Taking the knee in football: why this act of protest has always been political

    The England national football team’s preparations for Euro 2020 were recently overshadowed by the decision of some of their own supporters to boo the team for “kneeling” before matches. It was about players showing support for the fight against racism and campaigning for meaningful change in football, and not about front-line politics, according to manager Gareth Southgate.

    In the days that followed, the sports media was full of paradoxical explanations for why some fans booed. “Politics should stay out of football,” lamented right-wing politicians, commentators and some fans, including Lee Anderson, a Conservative MP, as well as Nigel Farage and Lawrence Fox.

    Reading: Taking a knee in football

    This group undoubtedly included some of the same fans who annually berate FIFA for not allowing the England team to include the commemorative poppy on uniforms for matches coinciding with Armistice Day, or who routinely sing “British rule” during matches. others claimed they booed the gesture because of its alleged association with Marxism and socialism.

    These voices no doubt included, too, some fans fresh from the recent protests against the formation of the proposed European Super League, and who are currently pushing English football to adopt a state regulatory body that, among other things, it would redistribute the game’s wealth more evenly across the 92 clubs. Within this debate, the booers were right about one thing: kneeling in sport is totally political.

    a story of taking the knee

    taking a knee is part of a long history of athletes using sport as a platform to draw attention to the racial inequalities experienced by communities of color, often in majority white countries.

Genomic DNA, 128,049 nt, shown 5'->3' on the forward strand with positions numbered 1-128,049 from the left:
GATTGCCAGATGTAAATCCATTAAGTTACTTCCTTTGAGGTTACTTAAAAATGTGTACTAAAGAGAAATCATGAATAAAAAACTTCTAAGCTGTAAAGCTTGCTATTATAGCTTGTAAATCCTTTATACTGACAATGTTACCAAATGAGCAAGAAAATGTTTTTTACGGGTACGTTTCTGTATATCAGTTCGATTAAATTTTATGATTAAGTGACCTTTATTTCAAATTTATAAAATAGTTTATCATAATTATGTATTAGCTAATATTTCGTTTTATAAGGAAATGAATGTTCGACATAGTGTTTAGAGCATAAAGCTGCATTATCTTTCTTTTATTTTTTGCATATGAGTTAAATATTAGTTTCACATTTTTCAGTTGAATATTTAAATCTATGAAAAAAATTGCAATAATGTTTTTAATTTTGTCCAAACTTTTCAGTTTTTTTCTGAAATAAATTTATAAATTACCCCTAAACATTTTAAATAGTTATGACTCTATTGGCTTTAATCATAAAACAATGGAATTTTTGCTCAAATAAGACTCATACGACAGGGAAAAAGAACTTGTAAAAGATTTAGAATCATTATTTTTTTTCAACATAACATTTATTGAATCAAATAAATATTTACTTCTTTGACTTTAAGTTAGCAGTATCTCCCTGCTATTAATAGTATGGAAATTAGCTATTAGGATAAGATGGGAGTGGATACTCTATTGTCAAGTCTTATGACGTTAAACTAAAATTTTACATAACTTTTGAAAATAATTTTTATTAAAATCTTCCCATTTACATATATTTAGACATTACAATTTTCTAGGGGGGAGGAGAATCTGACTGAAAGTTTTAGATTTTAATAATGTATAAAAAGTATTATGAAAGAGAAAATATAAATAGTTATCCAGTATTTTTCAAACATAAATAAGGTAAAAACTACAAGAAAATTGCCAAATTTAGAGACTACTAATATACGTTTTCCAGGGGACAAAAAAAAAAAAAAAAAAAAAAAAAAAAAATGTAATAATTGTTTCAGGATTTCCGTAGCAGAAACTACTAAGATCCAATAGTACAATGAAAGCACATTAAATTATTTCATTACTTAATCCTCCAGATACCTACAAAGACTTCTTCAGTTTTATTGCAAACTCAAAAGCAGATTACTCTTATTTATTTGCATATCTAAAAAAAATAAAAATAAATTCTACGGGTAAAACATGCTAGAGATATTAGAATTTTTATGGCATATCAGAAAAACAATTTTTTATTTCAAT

in 1968, african-american sprinters tommie smith and john carlos raised their gloved fists as they received their gold and bronze medals at that year’s olympics, to raise awareness of the anti-black racism that characterized black life in “jim crow” america.

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    most recently in 2016, nfl quarterback colin kaepernick and his teammates took a knee before san francisco 49ers games to draw attention to the brutality suffered by black people in states united at the hands of the country’s law enforcement agencies. This was after a white ex-military man, Nate Boyer, a former Green Beret, advised him that kneeling was a more respectful gesture than simply remaining in the locker room during the national anthem.

    US basketball took a more unified stance on the killings of black people by US police by postponing three playoff games in response to the shooting of jacob blake.

    In each case, the responses from the state and from large sections of the general public were eerily similar, reflecting the backlash facing southgate and its players today. Carlos has since recalled how he and Smith were booed by spectators who yelled, “I can’t believe [n-word] would treat us like this after we let you run in our games.” the international olympic committee immediately expelled them from the olympic village, prevented them from competing in future american squads, and even made it difficult for them to get jobs outside of the sport.

    peter norman, the white australian sprinter who finished second and stood on the podium alongside smith and carlos was never selected for australia again. this was punishment for his association and support for his display of defiance.